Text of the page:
The patch in #70 is not good because you can store and read cache entries way before it's being called, i.e. the cache_bootstrap bin for example.

I still think that using some kind of variable (or a single SQL query) to check for the last purge timestamp would be a better solution ... This would cost an extra query to the SQL backend

That could actually be hidden behind a setting for those who don't need/want it!

Yes of course

Issue summary:View changes
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I have to agree that using the DB is the only sane way to do this. It adds a single db query, but it's fully indexed, so it won't even hit the table on Innodb.

Here's a quick idea of how this could work. Rather than add another setting to disable it, we could just check whether the module is enabled or not.

I'm not sure if I followed all the logic for NULL, *, empty, or whatever that Drupal does.

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Of course that was too simple, module_exists() isn't available yet.

We can reduce the number queries by SELECT * FROM {last_purge}'ing directly only once during bootstrap instead of querying for each bin. There is between 10 or 20 bins, which makes 20 SELECT'ed lines. [EDIT: I am stupid I misread your patch, sorry...]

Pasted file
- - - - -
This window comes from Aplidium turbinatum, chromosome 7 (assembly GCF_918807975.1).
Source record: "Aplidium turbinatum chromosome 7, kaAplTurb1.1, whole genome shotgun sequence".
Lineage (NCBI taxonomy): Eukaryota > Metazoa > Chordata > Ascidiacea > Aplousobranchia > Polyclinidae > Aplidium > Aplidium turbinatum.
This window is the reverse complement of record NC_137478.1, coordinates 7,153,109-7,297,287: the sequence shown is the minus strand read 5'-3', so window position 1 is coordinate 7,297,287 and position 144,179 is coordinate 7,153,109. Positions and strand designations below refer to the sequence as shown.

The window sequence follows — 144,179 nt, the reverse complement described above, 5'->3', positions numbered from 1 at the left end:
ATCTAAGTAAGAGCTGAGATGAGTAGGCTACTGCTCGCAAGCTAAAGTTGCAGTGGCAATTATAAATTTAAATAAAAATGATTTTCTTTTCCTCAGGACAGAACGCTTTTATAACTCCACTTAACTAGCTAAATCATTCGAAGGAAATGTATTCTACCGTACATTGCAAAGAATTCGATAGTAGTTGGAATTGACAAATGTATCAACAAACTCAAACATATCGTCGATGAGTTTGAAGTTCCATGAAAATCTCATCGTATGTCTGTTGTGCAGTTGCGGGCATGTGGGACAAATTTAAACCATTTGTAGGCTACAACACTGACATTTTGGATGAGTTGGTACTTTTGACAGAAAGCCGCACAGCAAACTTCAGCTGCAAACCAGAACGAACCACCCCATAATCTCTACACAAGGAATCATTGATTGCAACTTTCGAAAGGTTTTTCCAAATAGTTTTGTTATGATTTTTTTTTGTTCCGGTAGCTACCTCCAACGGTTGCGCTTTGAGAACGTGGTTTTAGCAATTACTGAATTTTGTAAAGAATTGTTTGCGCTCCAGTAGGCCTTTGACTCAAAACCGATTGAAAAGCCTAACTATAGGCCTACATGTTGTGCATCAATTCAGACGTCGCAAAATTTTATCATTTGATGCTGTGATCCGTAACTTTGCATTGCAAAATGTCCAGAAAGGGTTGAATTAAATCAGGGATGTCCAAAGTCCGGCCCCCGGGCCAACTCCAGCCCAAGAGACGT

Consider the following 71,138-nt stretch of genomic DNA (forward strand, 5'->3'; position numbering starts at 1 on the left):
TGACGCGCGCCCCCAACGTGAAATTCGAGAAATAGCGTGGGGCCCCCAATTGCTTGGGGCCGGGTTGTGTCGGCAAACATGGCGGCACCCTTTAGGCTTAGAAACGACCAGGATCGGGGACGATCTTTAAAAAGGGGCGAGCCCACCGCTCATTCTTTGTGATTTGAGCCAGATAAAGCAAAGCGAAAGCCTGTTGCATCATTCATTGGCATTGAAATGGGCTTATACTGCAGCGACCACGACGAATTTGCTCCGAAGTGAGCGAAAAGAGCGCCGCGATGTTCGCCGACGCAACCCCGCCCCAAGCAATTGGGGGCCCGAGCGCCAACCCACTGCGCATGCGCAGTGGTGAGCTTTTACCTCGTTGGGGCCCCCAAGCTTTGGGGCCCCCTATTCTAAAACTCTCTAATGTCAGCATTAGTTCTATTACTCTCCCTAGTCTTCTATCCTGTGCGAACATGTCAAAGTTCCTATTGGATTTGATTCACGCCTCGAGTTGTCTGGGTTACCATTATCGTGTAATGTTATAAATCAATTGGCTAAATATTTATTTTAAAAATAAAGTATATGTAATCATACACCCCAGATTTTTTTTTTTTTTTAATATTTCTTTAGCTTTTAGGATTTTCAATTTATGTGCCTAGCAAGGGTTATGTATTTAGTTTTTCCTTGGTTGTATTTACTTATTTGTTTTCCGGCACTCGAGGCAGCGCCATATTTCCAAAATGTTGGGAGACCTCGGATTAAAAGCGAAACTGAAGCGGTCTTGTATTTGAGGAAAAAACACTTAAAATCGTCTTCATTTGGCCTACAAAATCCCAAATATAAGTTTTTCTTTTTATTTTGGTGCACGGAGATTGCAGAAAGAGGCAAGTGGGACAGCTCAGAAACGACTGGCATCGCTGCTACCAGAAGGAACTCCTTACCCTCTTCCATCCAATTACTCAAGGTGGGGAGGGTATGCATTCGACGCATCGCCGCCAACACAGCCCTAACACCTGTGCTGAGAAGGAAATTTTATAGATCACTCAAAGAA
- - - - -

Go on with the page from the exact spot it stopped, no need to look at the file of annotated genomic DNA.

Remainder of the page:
We need an option to be able to deport this SQL query into another backend (cache or variable) depending on how is the system. For example, if the site admin does not use APC for cache_bootstrap, we can use variables and therefore elminate this query. This system must also be optional (case where there is only one frontend). [EDIT: I misread twice, I have to buy me new eyes!]

Patch looks good.

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My patch has exposed another bug.

If you clear cache from drush, then refresh, you'll see a lot of messages like "Warning: Invalid argument supplied for foreach() in field_attach_load()" and "Notice: Trying to get property of non-object in field_attach_load()".

This is because getMultiple() is setting all of the cache keys, even when they're false. This is not correct, or at least what people are expecting.

Nice catch.

testing

Hello folks, glad to see this issue is progressing. Looking forward to it.

Fengtan recently published Drush Webservice and I realized there might be some interest in what options that module might provide here. I haven't tried it yet, but I plan to use webservice for one project soon and I'm thinking I might run some tests to see if it would accomplish the same thing.

After apply latest module (comment #93) the warning disappeared for me. I guess it is correctly cleaning cache.

Same as #97

Patch from #93 applied and worked nicely ! Thanks !

(Tested on a PGSQL database)